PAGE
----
Chandigarh: He's pained to see agriculture fields emitting plumes of smoke at several places in Punjab by farmers who opt to go in for the quicker option of getting rid of the crop residue by setting them afire.
Lakhmir Rajput, Additional CEO regarding celebrations of 550th birth anniversary of the first Sikh master, Guru Nanak Dev, has taken cudgels by penning songs and poems in local dialect to spread awareness to check the burning of rice stubble, a common affair that chokes the whole of north during onset of winter, especially the national capital, with heavy smog cover.
Also in Punjab in recent years there has been an explosive upsurge of man-made calamities triggering a drug-infested killer blow to the mental ecology as well as socio-political fabric of this once exemplary state in India.
Rajput is deeply rooted in his social conscience - albeit to a varying degree.
With his humanist leanings, he is fully dedicated to the nurturing of Punjabi minds, both young and old, with his soul-pricking reformative poetry.
"A few years ago I witnessed a road accident due to dense smog. So I decided to spread awareness through songs and poems about the affects of stubble burning to mother nature," Rajput told IANS.
His song 'Agg Paraali Nu Naa Laao' (or don't put stubble on fire) is available on YouTube.
Without letting his troubled spirit sag into helpless pity, poet Rajput, as a socially conscious individual, has long since chosen to act at his personal level onto the 'awakening of self' of the common individuals.
Instead of longing to be 'everywhere' like majority of the poets, he has rather chosen to be 'somewhere' and take pride in doing something worthwhile.
But should art, or literature for that matter, be subservient to social concerns?
This age-old question can now be precisely answered with a simple question: Why not?
He believes he's not an aesthete like Oscar Wilde whose god is beauty, but he is a realist whose passion is social engagement.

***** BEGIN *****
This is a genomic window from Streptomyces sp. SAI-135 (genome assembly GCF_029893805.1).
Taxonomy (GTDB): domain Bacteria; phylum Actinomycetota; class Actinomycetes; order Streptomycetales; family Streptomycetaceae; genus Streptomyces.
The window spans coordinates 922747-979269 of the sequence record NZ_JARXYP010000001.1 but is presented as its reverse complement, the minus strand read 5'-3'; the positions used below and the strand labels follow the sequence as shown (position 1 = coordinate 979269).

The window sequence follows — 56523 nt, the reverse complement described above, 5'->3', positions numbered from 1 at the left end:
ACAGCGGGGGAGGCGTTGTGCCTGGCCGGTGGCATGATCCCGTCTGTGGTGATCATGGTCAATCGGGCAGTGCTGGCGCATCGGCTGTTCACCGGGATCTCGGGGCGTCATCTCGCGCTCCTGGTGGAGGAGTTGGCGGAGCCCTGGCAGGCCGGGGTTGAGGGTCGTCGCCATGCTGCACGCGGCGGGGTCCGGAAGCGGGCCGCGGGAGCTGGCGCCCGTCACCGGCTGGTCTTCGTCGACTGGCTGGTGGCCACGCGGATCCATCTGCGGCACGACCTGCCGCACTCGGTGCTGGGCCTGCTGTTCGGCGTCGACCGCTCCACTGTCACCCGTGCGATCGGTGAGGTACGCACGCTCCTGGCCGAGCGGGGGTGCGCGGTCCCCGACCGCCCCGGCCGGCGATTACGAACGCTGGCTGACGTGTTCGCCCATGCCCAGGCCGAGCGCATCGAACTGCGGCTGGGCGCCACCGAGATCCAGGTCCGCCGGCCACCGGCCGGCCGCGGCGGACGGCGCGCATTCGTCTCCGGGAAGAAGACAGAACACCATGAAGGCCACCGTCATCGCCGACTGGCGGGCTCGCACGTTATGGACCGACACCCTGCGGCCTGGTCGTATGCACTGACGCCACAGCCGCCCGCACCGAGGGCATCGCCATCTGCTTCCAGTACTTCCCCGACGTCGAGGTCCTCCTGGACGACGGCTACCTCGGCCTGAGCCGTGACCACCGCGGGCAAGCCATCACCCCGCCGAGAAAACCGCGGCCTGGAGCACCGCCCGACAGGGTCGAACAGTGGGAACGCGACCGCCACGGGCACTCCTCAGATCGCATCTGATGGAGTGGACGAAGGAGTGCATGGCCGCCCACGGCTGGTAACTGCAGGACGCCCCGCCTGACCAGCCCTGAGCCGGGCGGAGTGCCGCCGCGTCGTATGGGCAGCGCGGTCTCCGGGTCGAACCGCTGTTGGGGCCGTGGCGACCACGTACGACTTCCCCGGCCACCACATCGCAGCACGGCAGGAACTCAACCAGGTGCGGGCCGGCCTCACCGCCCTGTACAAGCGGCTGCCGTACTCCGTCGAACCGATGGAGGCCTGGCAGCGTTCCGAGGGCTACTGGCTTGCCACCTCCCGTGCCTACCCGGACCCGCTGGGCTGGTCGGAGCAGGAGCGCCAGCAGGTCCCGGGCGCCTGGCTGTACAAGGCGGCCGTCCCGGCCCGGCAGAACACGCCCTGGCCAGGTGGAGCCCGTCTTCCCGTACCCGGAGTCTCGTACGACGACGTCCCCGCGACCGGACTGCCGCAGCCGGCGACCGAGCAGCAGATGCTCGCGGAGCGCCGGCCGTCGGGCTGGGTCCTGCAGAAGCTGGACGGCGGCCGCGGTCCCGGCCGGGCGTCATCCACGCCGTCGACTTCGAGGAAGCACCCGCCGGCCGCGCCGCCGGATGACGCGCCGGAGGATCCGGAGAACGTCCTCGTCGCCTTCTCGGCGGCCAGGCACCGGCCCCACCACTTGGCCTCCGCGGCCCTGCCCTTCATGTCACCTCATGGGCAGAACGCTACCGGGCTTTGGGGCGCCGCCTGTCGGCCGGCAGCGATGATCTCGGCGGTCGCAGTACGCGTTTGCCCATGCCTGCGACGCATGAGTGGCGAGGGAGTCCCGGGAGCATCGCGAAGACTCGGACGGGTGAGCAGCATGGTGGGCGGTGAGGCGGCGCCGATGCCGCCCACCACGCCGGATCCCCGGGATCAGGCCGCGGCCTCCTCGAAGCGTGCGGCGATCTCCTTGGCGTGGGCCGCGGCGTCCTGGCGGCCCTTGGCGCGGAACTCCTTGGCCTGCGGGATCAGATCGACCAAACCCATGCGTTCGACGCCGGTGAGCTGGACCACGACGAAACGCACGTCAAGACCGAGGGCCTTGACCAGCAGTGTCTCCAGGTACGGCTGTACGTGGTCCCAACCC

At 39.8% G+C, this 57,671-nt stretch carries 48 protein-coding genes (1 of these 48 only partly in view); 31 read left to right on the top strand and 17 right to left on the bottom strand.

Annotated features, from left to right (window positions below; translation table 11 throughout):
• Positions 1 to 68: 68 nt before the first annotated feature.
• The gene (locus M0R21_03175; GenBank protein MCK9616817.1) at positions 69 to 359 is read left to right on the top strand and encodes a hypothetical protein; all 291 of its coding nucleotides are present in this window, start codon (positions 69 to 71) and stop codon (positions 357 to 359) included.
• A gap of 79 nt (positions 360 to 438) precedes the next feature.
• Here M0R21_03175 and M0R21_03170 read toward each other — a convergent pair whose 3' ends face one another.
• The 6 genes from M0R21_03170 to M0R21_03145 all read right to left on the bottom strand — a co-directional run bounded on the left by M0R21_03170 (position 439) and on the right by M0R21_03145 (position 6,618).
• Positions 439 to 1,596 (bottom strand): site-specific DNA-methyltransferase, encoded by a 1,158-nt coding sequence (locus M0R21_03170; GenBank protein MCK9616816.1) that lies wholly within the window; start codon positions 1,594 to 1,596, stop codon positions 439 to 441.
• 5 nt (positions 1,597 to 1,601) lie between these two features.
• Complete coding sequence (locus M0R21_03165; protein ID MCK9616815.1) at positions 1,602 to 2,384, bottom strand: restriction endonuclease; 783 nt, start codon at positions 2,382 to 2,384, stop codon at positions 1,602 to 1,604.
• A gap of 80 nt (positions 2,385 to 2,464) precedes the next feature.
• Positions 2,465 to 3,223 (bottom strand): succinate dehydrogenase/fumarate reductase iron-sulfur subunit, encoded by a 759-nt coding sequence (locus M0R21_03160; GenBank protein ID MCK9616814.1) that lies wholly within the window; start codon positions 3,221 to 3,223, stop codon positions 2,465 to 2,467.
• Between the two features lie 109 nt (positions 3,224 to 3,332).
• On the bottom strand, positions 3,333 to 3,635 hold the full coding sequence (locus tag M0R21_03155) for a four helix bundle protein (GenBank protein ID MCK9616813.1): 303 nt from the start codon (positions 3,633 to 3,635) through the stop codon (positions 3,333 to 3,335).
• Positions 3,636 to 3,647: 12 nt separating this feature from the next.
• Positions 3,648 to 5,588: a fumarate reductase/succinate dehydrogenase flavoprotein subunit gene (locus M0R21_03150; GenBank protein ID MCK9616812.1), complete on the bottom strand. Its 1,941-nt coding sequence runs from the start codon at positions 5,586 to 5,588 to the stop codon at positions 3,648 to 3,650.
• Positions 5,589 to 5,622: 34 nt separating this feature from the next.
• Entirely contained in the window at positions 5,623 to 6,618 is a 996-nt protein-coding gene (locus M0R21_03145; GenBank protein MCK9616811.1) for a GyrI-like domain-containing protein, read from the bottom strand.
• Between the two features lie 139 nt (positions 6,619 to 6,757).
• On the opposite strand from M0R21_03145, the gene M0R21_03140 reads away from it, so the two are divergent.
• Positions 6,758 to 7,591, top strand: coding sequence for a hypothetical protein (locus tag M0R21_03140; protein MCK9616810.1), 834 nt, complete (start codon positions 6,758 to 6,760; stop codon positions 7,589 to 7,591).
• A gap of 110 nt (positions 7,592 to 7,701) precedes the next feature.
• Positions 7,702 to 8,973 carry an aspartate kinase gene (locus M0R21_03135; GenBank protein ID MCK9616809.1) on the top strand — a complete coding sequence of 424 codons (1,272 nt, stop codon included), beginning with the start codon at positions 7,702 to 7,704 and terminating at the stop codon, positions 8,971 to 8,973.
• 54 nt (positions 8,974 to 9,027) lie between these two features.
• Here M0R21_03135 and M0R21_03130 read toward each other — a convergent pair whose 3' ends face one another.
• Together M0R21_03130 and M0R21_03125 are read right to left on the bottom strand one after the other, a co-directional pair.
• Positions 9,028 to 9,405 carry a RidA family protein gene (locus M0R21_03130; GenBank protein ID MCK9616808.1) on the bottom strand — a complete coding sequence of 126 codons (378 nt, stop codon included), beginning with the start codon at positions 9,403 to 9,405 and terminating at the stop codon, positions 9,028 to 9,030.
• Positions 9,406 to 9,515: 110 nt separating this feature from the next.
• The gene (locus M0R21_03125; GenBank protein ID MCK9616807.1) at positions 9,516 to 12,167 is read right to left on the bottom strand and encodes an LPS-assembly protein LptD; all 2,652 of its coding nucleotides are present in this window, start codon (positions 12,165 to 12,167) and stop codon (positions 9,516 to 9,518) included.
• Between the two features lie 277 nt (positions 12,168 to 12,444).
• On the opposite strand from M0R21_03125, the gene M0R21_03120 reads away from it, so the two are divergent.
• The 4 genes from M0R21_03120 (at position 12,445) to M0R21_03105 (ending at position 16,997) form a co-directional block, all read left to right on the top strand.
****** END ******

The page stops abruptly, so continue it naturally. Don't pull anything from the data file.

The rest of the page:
Reminded of his sacred duty by the mother nature, Rajput, Additional Director with the state Tourism and Cultural Affairs, told IANS: "If ever an author could make others feel the world around them to care for it, she or he should not have written in vain."
He writes in a particular, untampered ecstasy, laced with inner musicality derived from the vernacular imagery of his beloved Punjabi culture.
Punjab, once so named because of its five rivers flowing through its vast fields, has long since doomed into a man-made world of drugs infested barren landscapes, full of young addicts.
A majority of these youngsters, once full of vigour and dancing on the charming tunes of 'bhangra' in the fancy landscapes, and playing 'kabaddi' in the vast fields, are now doomed incapable of oozing even a dim cheer.
They are now left confined to the nooks of discarded houses to perish themselves with needles and syringes laced with killer drugs.
A firm believer in regular blood donation, Rajput's poems propagate day-to-day wisdom to its listeners and readers, and catalogue the catastrophes the state is suffering from.
By composing motivating verses and songs about Mahatma Gandhi National Rural Employment Guarantee Act (MGNREGA) scheme, or against drug addiction or stubble burning by the farmers or saving the water, which he sings himself, or collaborate with professional singers, the author of two books -- 'Talaash' and 'Yaadan de Panne' -- has helped controlling the dense smoke problem and depleting water table in the region.
As a mark of respect for the historic 550th Prakash Parb of the first Sikh Guru, which will the presence of Prime Minister Narendra Modi on November 12 at Sultanpur Lodhi, even Chief Minister Amarinder Singh is appealing to the farmers not to resort to paddy stubble burning.
The Happy Seeding machines being distributed by his government would not only help in stubble management, but also ensure increased productivity for the farmers.
Amarinder Singh is saying paddy stubble burning, besides damaging the texture of soil and human health, has emerged as a major environmental threat.
The state is popularising water saving technologies, such as drip irrigation, through 80-90 per cent subsidy, besides introduction of the direct benefit transfer for electricity scheme to directly compensate farmers who save electricity and thereby groundwater.